Pearson Solicits Input About Transition to Online Testing
A top executive on the assessment side of the house at Pearson stopped by to chat with us the other day, and she issued an invitation to states, school districts, and organizations with expertise in testing issues: Share your thoughts about the best ways to transition to online testing.
Pearson has set up a wiki to receive input from the field on this, since states face an increasingly short timeline to figure this stuff out before common assessments are fully operational in 2014.
Refresher needed? Let's see if I can make this quick: As part of the Race to the Top competition, two huge groups of states are working to design assessments for the new common standards. All but five states are doing this design work. A key feature of the tests envisioned by each consortium is online testing. So states that aren't on the leading edge in online assessment have much to do. Even those that don't participate in the Race to the Top assessment-consortia systems, however, have moved or are moving in the online-testing direction, so this is pertinent stuff for all states.
Right now, the Pearson wiki consists of a handful of key questions folks have to think about. But those questions are meant as a starting point. The company wants people to weigh in with ideas to expand the content, with the ultimate result intended as a definitive guide to moving testing online, Shilpi Niyogi, the executive vice president of Pearson's assessment and information group, told us. Her unit supports national assessment design and/or administration work with the National Assessment Governing Board, ACT Inc., the College Board, and other organizations.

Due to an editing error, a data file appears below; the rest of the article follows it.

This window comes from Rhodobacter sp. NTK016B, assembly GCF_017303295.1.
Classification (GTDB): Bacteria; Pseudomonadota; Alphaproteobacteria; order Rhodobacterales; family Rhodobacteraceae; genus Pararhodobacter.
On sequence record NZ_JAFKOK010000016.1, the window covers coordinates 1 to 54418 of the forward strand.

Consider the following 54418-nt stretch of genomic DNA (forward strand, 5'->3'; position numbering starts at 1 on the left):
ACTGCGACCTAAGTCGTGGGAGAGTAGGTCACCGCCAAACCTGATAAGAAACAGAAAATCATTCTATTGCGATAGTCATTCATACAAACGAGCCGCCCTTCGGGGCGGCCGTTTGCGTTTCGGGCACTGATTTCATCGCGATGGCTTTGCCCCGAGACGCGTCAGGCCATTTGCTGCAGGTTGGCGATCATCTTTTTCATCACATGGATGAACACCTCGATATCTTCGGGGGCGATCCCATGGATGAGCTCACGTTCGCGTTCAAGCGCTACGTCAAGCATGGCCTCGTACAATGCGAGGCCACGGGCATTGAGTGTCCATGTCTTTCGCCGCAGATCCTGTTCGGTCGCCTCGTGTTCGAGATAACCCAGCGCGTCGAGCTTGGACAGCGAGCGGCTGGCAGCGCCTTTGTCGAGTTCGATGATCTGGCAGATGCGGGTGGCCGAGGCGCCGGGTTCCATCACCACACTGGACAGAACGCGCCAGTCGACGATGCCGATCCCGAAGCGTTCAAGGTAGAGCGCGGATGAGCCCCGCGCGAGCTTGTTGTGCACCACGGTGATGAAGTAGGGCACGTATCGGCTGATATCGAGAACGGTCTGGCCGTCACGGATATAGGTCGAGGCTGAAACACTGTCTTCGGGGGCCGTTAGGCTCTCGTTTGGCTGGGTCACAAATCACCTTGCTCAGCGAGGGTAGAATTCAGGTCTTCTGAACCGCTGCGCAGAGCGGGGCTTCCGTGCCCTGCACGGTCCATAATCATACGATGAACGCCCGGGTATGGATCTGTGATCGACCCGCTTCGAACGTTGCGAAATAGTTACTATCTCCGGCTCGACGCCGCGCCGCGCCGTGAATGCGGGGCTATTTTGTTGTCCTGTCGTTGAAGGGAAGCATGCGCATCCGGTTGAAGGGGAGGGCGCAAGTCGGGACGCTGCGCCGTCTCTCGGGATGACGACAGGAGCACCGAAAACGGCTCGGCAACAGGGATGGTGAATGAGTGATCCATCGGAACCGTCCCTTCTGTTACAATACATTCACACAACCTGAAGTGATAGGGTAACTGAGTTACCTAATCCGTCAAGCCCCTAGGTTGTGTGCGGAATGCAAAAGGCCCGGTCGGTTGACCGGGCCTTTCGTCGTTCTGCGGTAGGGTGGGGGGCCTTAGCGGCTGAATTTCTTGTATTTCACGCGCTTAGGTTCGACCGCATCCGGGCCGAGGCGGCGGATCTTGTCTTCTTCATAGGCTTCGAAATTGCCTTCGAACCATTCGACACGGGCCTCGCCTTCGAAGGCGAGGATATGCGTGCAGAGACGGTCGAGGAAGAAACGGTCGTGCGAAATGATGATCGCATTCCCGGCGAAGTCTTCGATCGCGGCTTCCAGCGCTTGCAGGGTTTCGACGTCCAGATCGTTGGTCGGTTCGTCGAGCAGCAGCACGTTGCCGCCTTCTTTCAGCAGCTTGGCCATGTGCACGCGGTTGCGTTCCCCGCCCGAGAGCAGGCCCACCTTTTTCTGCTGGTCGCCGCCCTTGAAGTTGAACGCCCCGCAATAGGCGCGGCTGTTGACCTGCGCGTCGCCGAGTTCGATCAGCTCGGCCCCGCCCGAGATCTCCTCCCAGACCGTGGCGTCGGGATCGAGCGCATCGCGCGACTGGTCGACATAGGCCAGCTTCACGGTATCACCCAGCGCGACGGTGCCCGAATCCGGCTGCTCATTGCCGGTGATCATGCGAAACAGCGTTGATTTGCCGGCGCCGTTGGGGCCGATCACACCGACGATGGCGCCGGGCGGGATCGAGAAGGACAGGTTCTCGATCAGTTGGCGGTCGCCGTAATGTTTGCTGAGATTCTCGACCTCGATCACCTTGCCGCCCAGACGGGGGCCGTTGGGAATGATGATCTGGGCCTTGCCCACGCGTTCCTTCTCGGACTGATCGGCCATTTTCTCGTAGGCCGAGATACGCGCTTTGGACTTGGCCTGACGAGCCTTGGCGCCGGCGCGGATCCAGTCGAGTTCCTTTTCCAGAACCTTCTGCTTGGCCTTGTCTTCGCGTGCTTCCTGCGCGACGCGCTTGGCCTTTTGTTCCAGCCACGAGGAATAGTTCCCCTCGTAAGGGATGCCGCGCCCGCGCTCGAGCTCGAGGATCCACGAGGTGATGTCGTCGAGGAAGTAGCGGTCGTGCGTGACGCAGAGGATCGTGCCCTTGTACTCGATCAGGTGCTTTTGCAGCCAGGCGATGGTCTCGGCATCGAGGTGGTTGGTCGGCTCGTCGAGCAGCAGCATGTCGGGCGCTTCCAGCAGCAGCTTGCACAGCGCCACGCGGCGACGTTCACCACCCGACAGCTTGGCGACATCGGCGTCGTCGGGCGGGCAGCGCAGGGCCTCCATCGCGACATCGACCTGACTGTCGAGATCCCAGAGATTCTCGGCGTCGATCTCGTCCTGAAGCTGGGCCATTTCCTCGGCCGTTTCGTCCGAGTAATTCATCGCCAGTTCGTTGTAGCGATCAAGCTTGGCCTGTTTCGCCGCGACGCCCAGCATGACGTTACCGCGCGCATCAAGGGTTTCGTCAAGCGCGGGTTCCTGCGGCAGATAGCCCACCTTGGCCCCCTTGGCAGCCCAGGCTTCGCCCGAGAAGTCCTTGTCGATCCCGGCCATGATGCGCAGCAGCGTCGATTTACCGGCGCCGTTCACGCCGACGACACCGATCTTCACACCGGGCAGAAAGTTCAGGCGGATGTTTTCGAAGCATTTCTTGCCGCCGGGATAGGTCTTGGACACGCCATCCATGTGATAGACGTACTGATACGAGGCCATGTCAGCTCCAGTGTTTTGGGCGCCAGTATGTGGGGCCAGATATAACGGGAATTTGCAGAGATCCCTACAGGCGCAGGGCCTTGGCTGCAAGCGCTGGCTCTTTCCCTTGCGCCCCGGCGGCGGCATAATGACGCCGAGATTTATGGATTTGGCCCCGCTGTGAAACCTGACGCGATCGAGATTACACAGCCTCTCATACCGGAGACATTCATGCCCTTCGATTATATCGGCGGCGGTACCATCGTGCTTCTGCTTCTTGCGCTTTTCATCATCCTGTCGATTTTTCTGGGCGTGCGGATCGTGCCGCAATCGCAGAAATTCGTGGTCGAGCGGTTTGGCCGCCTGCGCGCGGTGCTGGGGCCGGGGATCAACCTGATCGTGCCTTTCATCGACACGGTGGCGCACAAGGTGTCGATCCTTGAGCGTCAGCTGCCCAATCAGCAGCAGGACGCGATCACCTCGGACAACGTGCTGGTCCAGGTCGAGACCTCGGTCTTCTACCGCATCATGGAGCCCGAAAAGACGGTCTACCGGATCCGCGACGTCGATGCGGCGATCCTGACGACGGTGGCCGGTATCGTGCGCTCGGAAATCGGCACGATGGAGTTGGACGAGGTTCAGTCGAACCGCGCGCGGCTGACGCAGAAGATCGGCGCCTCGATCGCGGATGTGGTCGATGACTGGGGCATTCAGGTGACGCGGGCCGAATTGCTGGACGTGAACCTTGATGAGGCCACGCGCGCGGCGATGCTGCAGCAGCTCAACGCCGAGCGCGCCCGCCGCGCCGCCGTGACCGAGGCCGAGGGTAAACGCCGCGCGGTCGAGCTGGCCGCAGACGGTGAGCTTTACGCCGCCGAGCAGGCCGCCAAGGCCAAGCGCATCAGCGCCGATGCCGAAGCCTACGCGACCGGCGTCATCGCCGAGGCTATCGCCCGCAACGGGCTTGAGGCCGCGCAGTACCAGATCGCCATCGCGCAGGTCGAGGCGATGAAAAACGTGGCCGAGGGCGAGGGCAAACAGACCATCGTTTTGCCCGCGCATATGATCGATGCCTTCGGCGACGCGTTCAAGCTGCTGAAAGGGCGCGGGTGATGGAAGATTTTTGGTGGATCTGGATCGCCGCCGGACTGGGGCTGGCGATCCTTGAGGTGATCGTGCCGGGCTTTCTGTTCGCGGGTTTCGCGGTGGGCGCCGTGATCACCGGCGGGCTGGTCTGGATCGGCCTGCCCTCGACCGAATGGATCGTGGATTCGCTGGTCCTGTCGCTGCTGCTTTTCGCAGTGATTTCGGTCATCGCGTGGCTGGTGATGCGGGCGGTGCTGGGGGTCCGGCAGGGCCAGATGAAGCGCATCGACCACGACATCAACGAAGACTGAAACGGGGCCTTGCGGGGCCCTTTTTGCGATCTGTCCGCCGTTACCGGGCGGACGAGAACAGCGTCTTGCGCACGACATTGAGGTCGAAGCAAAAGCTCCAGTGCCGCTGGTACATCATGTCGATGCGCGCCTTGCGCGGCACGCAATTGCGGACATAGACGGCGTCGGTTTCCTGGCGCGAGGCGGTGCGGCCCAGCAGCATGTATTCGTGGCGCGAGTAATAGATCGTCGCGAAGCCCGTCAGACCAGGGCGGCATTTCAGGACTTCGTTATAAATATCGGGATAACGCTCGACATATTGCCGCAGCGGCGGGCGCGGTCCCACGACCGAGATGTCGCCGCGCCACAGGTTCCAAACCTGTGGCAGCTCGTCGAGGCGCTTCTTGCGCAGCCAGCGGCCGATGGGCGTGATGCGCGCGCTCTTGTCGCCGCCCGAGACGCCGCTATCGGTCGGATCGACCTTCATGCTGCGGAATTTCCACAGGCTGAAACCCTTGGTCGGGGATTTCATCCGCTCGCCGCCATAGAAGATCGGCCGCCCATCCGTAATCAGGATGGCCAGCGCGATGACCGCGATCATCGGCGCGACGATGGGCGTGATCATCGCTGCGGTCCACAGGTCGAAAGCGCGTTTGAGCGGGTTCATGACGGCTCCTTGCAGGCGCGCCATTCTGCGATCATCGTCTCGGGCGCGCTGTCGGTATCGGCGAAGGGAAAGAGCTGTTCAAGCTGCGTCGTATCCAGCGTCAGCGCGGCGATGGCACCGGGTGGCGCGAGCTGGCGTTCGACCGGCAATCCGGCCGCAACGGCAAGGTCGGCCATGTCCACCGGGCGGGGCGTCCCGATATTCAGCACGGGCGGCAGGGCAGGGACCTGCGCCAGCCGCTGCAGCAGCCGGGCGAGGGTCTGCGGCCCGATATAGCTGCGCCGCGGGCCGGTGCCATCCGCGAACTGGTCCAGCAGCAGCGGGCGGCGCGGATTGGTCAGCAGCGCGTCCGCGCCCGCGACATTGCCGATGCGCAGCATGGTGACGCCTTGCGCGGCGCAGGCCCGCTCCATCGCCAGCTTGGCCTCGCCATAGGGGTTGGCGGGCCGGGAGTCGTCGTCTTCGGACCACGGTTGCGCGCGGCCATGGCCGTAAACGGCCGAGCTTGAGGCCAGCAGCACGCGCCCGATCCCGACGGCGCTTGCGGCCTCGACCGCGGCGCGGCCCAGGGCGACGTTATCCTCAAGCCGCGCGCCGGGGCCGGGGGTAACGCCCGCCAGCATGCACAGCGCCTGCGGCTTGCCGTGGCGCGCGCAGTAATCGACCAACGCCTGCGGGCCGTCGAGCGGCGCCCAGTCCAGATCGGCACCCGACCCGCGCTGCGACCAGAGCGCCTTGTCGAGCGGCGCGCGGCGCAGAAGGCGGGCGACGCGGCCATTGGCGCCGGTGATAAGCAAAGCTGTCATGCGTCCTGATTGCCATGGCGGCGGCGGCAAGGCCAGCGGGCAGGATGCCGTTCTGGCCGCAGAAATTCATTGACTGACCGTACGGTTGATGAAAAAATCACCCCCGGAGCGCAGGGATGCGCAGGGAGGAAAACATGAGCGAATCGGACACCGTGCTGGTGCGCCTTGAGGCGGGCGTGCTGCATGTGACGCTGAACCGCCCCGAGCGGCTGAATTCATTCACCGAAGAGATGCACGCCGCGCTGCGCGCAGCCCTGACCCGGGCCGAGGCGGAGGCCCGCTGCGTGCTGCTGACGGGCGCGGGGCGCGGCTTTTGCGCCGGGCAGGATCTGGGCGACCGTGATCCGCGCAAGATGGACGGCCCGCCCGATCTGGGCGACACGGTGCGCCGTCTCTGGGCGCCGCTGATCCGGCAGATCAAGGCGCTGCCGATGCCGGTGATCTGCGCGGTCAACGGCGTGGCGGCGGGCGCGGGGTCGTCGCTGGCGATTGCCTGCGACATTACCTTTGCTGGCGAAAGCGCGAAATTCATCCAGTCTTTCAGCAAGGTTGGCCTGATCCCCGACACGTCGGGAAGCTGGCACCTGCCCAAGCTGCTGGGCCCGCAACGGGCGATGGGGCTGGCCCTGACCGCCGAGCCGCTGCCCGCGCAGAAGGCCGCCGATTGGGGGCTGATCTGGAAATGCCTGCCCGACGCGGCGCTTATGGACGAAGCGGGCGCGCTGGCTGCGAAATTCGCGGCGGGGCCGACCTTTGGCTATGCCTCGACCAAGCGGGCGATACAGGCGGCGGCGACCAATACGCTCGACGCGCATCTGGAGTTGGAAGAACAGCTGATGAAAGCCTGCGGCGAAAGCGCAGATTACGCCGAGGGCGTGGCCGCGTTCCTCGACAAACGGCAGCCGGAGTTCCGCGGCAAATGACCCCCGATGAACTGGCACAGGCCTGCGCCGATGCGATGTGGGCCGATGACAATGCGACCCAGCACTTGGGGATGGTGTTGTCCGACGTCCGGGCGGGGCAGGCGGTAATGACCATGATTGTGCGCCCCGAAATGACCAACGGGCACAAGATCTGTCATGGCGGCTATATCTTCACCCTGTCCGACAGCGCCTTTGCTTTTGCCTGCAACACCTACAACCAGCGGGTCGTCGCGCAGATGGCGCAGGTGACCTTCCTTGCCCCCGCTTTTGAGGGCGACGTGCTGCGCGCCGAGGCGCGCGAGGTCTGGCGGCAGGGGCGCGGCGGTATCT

The landscape of questions states and district are grappling with is broad, Niyogi said during her visit to EdWeek last week. And because questions about testing necessarily blur with those about standards, curriculum, and instruction, the landscape is particularly dense and important. In the wiki, she sees a chance to engage with all these questions with an eye toward how online testing can be a helpful driver of states' reform strategies.
"There are many questions, about what are the right standards and how to structure curriculum differently; how to use assessment to better capture student achievement and student growth, and to allow more types of ways for students to demonstrate knowledge," she said.
"There are also questions about infrastructure; getting all the pieces in place to do curriculum, instruction, assessments, and how to build capacity in that infrastructure. As a building, district, or state leader, how do I think about the policy requirements, the training, the infrastructure? And what about testing that testing system?"
By creating the wiki, Niyogi said, Pearson hopes to form partnerships "across digital and state space" to collaborate on good thinking about the transition to online testing. Like other big publishing and testing companies, Pearson will likely be a bidder on the requests for proposals issued by the Race to the Top assessment consortia. But regardless of who bids or wins, she said, "we're all going to benefit if we help states manage this transition."
The wiki is one of part of the work Pearson has been doing on next-generation assessment. It also has ongoing research-and-development work into the tools that need to be built, and assembled a family of papers on next-gen testing topics. All of it, Niyogi said, helps move the company toward its vision of assessment driven by student learning, in which a student accesses content and assessment at his or her own pace.
Lots of folks are doing lots of thinking in the "next-gen assessment" space, including ETS, the Council of Chief State School Officers, the Center for K-12 Assessment and Performance Management, and the Bill & Melinda Gates Foundation, which recently teamed up with the philanthropy consulting outfit Arabella Advisors to commission a flock of white papers about critical issues in assessment as the two big consortia do their work.
A note about Pearson's wiki: It's really a quasi-wiki. Folks can submit stuff to add, change, or delete, but they can't just do it themselves, as is possible on a real wiki. Pearson will consider all submissions and weigh what changes are made.
Photo: Shilpi Niyogi, head of national assessment services for Pearson, discusses next-generation assessment during a visit to EdWeek.
Charles Borst/Education Week